Hey! I’ll bet some of you thought that the Wolf Camp was long gone… Not so!
I was set this morning to discuss the “recovery” in oil prices last week, only to once again stare at red numbers today. Not to be deterred, I shall jabber on about another topic – falling rig counts.
You see, falling rig counts have been the gold standard for Pollyannas promising the return of $100 barrels. Surely, the thought goes, when the rig count falls far enough production will too! At least, that’s the theory.
Unfortunately, reality and economics stymie even the most pessimistic rig watchers. Despite losing over 60% (!) U.S. rigs, crude production remains stubbornly above 9 million barrels per day (a level never before seen). Rig watchers say this figure is going to drop… any minute now… reductions are imminent… wait for it…
There is an analog to this tale, however – natural gas. Rig counts fell there too over several years. When the boom in shale gas started, the rig count skyrocketed. When the price fell, just like with crude, rig counts declined precipitously. There again, Pollyannas touted production would follow suit. Only it didn’t… ever… for years.
Why? Simple economics… firms lowered service costs, and sunk those savings into maintaining production in economic wells for longer periods. For the industry, that meant maintaining production while lowering long-term costs. This was good for the survival of gas companies – not as good for companies on the exploration and drilling side (I’m looking at you, 80% of the Permian Basin). What is more, once rung, that bell could not be un-rung. Once prices rose (marginally, but still), production companies took profits, without needing to resort to more exploration. That meant that jobs lost in the gas industry were gone for good.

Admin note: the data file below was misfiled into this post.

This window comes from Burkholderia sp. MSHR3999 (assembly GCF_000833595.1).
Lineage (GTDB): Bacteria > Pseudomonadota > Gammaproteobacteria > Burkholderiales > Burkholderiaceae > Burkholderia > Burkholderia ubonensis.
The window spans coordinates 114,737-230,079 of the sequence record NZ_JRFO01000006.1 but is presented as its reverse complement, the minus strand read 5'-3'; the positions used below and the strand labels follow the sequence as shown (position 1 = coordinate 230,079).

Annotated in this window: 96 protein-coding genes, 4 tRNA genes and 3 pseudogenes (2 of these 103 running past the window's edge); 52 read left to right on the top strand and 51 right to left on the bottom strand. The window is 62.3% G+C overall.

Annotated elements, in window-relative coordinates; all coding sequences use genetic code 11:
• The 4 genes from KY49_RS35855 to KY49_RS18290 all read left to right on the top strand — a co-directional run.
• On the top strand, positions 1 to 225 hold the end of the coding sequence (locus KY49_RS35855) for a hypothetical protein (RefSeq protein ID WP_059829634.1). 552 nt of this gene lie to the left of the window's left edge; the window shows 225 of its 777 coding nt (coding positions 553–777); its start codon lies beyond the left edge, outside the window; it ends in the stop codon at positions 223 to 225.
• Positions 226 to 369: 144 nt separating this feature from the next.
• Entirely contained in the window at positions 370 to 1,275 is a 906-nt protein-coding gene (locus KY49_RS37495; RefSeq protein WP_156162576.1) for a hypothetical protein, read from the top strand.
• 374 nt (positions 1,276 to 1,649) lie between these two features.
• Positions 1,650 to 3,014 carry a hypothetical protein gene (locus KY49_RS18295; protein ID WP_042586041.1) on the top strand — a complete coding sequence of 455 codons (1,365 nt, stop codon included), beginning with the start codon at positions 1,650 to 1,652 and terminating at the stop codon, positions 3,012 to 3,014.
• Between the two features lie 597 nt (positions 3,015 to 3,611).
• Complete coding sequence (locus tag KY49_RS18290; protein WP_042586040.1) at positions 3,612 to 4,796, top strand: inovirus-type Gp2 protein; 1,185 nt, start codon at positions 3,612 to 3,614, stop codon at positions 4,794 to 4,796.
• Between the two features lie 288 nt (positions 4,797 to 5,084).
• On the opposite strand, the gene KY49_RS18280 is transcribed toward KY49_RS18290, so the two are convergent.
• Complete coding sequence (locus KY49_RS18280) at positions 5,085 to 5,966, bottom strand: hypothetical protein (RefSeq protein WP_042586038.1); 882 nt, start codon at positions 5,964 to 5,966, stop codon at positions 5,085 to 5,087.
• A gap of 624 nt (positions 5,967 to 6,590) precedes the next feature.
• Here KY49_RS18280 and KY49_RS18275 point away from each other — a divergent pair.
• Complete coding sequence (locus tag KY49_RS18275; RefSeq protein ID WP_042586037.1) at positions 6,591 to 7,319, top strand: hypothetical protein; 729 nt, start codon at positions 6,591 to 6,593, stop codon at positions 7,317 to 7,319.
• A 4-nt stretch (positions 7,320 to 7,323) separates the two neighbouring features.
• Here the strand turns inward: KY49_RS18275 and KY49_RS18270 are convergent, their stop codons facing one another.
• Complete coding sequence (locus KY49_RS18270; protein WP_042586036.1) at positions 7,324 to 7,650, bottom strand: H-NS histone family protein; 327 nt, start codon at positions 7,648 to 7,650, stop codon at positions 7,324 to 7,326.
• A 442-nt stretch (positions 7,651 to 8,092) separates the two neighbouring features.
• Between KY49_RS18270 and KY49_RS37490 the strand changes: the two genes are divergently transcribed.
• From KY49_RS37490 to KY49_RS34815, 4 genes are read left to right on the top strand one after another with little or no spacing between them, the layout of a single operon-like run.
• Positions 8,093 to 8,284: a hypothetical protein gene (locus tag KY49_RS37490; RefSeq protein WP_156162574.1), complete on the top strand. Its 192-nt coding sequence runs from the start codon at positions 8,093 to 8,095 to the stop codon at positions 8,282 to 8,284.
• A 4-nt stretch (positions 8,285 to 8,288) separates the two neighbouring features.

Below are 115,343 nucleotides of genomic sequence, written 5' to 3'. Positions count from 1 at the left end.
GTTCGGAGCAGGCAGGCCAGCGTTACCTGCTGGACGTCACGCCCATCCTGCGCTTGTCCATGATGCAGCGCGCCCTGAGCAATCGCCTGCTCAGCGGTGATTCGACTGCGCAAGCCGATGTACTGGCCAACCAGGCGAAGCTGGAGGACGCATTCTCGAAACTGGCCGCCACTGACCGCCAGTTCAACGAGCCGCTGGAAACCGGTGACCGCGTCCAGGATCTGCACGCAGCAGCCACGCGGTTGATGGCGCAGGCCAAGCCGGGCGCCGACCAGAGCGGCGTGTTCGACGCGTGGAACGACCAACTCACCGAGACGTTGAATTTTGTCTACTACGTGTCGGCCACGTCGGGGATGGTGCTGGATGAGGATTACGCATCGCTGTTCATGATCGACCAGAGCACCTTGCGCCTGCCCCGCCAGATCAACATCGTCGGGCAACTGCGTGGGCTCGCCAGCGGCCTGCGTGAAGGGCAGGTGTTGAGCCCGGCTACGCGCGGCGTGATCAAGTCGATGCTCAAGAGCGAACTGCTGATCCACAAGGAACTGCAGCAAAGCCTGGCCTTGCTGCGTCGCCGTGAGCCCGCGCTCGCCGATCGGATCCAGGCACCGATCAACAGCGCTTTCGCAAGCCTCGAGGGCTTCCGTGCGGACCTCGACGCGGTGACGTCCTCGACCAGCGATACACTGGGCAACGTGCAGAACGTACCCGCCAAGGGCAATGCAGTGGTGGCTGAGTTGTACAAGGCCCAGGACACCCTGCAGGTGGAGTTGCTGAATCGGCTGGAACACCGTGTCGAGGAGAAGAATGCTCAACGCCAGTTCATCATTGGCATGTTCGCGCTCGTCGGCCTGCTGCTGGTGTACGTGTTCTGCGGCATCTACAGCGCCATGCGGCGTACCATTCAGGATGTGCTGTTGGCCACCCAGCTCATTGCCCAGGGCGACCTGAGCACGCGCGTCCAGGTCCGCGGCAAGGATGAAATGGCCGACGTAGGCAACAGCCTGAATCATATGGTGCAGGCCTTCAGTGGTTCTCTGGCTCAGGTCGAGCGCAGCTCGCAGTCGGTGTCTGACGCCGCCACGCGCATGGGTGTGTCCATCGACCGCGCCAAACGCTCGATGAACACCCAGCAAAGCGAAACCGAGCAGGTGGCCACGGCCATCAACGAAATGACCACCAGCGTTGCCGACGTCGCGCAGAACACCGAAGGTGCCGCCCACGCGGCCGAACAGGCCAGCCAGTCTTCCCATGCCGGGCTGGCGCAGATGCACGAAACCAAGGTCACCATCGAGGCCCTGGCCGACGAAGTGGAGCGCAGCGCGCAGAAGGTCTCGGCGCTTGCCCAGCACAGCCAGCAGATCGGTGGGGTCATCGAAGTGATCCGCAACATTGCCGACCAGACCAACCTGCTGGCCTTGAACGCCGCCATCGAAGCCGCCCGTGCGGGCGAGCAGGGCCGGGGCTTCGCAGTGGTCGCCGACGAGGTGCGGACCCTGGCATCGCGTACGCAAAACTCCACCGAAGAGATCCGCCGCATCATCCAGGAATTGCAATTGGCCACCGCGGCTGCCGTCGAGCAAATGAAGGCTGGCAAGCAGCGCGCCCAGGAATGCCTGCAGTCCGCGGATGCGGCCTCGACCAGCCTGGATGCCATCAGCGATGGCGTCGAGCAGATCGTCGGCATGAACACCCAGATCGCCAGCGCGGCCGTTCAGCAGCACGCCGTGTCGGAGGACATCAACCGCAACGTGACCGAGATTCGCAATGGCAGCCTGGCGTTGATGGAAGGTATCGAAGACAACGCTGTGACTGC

Those companies not able to compete in this new environment went the way of the dodo, and leaner companies swooped in and gobbled assets, exacerbating the “problem” (from the view of service companies). Long term, this was a new world order in the natural gas market. Low prices were no longer the panacea for low prices.
I will not firmly predict that such a sea change is what we’re seeing in crude markets, but I will say that there are indications to that effect. If so, service companies and independents are in for a long slog.